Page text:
Yemen: Conflict in various parts of the country continues to displace
The UN estimated on 3 August that at least around 375,000 people had been displaced by ongoing conflict and civil unrest in Yemen, which have led to the death or injury of hundreds of people since mid-May. In southern Yemen, continued fighting had internally displaced 91,000 people in Aden, Lahj, Abyan, and Sana’a. In the most recent displacements, notably in Taiz, Sana’a and Shabwa, over 11,000 people fled fighting between security forces and tribal militias.
In northern Yemen, close to 250,000 people remain in protracted displacement due to the Sa’ada conflict in Al Hajjah, Al Jawf, and Amran governorates. Sporadic fighting has caused significant new displacement: fighting in Al Jawf between Al Houthis and Al Islah has displaced over 3,000 people.
Limited access continues to hinder humanitarian assistance and the gathering of sufficient data on the specific needs of conflict-affected populations. Humanitarian agencies have underlined the lack of access for conflict affected populations to basic commodities such as food, drinking water and shelter, aggravated by the continuing fuel crisis. As of the end of July, the Humanitarian Response Plan for Yemen had only attracted 51 per cent of requested funds.
Haiti: IDPs face eviction as passing storm highlights ongoing vulnerability
Around 130,000 people displaced by the January 2010 earthquake are threatened with forced eviction. Of the 2.1 million initial IDPs, over 630,000 were still living in 1,000 camps and informal settlements at the end of May.
In mid-July, the mayor of Port-au-Prince evicted more than 400 families from a camp inside the Sylvio Cator Stadium. Each evicted family was given the equivalent of about $250, but the relocation proposed put these IDPs in a far more vulnerable position than when they were in the camp. On 3 August, the last of almost 300 families were evicted from Camp Django in the Port-au-Prince suburb of Delmas. The IDPs in Camp Django were offered $125 to leave. Some families accepted the funding, but others who protested its inadequacy were reportedly threatened and beaten by police and agents of the landowner, and their shelters and the camps latrines were destroyed.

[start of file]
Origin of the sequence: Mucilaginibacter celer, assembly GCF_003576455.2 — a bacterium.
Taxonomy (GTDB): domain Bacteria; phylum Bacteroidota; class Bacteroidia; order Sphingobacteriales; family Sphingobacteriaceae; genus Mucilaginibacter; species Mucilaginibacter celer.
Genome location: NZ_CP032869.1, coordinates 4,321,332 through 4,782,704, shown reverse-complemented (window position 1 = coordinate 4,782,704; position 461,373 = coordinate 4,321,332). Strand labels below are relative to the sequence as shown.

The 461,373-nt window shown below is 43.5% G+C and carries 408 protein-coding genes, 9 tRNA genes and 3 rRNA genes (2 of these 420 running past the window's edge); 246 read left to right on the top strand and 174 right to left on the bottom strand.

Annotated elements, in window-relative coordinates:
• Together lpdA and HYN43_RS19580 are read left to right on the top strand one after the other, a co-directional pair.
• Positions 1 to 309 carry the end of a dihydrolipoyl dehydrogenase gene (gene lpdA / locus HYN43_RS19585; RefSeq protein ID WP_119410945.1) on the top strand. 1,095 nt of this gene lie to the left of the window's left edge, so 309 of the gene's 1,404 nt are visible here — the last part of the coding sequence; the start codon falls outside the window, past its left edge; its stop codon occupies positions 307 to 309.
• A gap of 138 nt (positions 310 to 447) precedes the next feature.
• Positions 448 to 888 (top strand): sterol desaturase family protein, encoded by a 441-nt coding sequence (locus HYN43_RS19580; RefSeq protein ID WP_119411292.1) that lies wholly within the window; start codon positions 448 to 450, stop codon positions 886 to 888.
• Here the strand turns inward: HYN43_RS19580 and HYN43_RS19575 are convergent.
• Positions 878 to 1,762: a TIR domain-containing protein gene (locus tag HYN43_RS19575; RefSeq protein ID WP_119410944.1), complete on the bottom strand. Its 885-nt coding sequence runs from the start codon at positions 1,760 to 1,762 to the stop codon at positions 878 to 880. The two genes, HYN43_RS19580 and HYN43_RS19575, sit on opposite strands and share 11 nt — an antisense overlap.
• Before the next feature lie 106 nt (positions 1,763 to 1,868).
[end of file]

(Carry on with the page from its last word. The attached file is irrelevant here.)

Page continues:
The UN Deputy High Commissioner for Human Rights called for development efforts to be based on people’s rights, to avoid discrimination and to be guided by transparency and participation of beneficiaries in decision-making.
In early August, Tropical Storm Emily brought heavy rains and further misery to IDPs, even though it did not make landfall in the southern peninsula as feared last week. A number of the earthquake IDP camps are located in flood risk zones or on vulnerable hillsides. Extensive deforestation and poor infrastructure make Haiti particularly vulnerable to heavy rain, and preparedness in the IDP camps is weak. The hurricane season will continue until the end of November.
Japan: Tens of thousands still displaced after five months
A visit by UN Secretary General Ban Ki-moon has highlighted the situation of people in north-eastern prefectures affected by the 11 March earthquake and tsunami and the subsequent nuclear disaster.
Nearly five months on, tens of thousands of homeless survivors are still living in evacuation centres in schools and other public buildings, or in hotels, while they wait for suitable accommodation. As of mid-July, around 91,500 people were still displaced, according to the government. The lack of suitable land in hilly coastal areas is a major challenge to the construction of new homes. Other evacuated people have been unable to return to their homes around the nuclear plant.
The Fukushima prefectural government has stated that all 557 shelters in the prefecture will shut at the end of October, as alternative accommodation for some 15,000 evacuees is close to being secured. However, people do not want to move into transitional housing away from schools and other amenities, or to lose their entitlement to assistance. Others want to remain with the people and communities they know.